Guidance for Small Community Water Systems on
Risk and Resilience Assessments under America’s Water Infrastructure Act
• June 30, 2021 for systems serving more than 3,300 but less than 50,000
NOTE: Water systems do not submit the actual assessment to EPA. Visit EPA’s informational page on How to
Certify Your Risk and Resilience Assessment or ERP for instructions. Every ve years, CWSs must review the
risk and resilience assessment, revise it as needed, and provide` a new certication to EPA.
What are Risk and Resilience in a Water System?
• Risk to critical infrastructure, including water systems, is a function of threat likelihood, vulnerability,
• Threat can be a malevolent act, like a cyber-attack or process sabotage, or a natural hazard, such as a
ood or hurricane.
• Threat likelihood is the probability that a malevolent act will be carried out against the water system
or that a natural hazard will occur.
• Vulnerability is a weakness that can be exploited by an adversary or impacted by a natural hazard. It is
the probability that if a malevolent act or a natural hazard occurred, then the water system would suer
signicant adverse impacts.
• Consequences are the magnitude of loss that would ensue if a threat had an adverse impact against a
water system. Consequences may include:
• Economic loss to the water system from damage to utility assets;
• Economic loss to the utility service area from a service disruption, and
• Severe illness or deaths that could result from water system contamination, a hazardous gas release,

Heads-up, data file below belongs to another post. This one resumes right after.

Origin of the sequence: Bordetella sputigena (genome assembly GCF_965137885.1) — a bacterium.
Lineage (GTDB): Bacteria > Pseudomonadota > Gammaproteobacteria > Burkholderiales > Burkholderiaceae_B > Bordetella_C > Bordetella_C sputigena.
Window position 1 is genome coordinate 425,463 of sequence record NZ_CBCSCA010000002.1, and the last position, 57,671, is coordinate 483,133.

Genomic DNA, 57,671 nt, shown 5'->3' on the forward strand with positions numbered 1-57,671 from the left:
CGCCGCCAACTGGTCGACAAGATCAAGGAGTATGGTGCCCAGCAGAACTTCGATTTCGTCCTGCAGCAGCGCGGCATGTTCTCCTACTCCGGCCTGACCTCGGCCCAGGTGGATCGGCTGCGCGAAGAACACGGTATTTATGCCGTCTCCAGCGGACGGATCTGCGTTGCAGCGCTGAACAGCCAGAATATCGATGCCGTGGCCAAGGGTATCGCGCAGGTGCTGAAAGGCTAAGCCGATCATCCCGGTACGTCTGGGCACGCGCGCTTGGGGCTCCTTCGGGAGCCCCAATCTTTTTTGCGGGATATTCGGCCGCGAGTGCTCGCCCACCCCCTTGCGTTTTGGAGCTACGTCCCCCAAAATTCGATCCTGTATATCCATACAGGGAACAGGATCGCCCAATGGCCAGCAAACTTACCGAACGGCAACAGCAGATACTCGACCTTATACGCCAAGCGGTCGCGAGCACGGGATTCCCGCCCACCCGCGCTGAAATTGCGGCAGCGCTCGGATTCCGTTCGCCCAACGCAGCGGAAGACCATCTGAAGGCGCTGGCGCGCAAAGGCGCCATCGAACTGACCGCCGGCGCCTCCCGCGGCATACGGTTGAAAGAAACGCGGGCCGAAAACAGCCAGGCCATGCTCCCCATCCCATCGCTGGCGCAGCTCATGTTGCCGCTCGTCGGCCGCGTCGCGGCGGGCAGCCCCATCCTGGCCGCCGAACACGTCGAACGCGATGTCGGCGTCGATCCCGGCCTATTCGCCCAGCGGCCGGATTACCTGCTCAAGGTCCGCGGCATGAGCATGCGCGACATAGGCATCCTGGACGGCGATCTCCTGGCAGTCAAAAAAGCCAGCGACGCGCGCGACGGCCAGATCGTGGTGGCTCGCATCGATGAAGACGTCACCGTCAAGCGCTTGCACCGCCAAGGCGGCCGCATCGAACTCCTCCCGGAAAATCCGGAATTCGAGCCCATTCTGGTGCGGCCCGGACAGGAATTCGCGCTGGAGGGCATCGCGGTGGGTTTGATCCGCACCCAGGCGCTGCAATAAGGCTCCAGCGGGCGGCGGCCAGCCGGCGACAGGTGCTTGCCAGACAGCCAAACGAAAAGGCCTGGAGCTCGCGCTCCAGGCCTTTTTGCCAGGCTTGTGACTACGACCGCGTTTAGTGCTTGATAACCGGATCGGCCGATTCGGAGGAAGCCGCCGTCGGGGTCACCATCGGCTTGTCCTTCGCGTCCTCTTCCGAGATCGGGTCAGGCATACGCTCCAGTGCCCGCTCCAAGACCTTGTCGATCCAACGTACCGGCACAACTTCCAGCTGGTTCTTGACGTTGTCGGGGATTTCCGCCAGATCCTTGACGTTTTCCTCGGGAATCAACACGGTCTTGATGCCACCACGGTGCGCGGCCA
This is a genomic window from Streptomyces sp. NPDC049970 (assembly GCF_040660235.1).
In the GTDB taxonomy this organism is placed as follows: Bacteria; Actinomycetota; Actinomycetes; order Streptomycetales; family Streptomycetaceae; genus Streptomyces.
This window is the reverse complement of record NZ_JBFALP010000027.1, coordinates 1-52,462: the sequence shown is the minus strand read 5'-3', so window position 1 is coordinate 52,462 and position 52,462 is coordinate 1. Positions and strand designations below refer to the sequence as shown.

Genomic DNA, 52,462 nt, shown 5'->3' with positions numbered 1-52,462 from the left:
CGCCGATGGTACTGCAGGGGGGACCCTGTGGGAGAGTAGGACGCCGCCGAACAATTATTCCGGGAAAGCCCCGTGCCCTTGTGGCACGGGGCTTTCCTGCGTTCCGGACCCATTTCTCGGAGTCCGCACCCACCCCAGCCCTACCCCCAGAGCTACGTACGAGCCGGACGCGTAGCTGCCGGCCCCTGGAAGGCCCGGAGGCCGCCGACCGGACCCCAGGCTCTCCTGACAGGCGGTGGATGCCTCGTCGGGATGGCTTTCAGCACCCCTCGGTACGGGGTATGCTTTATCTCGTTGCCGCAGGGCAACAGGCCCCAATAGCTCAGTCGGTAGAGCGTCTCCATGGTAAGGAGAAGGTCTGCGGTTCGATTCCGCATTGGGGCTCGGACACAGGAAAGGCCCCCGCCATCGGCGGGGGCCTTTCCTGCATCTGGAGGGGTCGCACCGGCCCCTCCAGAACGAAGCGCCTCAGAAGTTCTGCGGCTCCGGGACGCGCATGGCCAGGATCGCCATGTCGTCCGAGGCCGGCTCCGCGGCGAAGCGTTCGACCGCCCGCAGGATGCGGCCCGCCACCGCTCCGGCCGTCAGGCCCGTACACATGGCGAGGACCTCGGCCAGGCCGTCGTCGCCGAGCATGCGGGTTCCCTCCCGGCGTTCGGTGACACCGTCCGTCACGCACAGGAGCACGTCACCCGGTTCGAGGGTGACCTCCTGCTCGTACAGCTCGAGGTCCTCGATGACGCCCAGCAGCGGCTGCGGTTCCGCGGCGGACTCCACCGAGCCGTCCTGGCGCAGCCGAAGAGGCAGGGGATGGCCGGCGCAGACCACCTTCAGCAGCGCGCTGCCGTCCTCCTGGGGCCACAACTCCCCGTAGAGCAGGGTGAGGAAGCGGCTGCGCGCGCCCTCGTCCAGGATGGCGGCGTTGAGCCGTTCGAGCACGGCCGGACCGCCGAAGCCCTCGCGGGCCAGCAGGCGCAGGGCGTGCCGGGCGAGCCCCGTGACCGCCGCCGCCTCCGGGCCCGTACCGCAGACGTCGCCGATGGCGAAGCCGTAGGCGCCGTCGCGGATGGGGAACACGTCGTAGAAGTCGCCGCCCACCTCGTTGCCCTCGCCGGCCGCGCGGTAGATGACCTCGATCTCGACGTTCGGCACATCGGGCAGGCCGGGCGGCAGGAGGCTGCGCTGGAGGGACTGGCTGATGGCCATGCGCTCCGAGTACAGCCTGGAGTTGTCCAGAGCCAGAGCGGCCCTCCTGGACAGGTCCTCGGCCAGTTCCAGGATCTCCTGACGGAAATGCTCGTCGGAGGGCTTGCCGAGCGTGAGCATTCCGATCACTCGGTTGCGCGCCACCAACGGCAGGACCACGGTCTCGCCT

or other hazard involving the water system.
• Resilience is the capability of a water system to maintain operations or recover when a malevolent act or a
natural hazard occurs.
• Countermeasures are steps that a water system implements to reduce risk and increase resilience. They
may include plans, equipment, procedures, and other measures.
How does a Community Water System Assess Risk and
Resilience Under AWIA?
Tables 1a – 10b in the Risk and Resilience Assessment Checklist (see llable checklist below on page 4) list the
categories of water system assets that you must assess under AWIA. In all tables (i.e., for all asset categories),
do the following:
1. Select only the malevolent acts from those listed in the table that pose a signicant risk to the asset
category at the CWS. You may write-in malevolent acts not listed in the table.
a. Focus the selection of malevolent acts on those that are prevalent in the United States (e.g., cyber-
attacks), can exploit vulnerabilities at the CWS (e.g., known security gaps), and have the potential for
signicant economic or public health consequences (e.g., contamination).
NOTE: EPA’s Baseline Information on Malevolent Acts Relevant to Community Water Systems assists
water systems with estimating the likelihood of these malevolent acts and provides resources for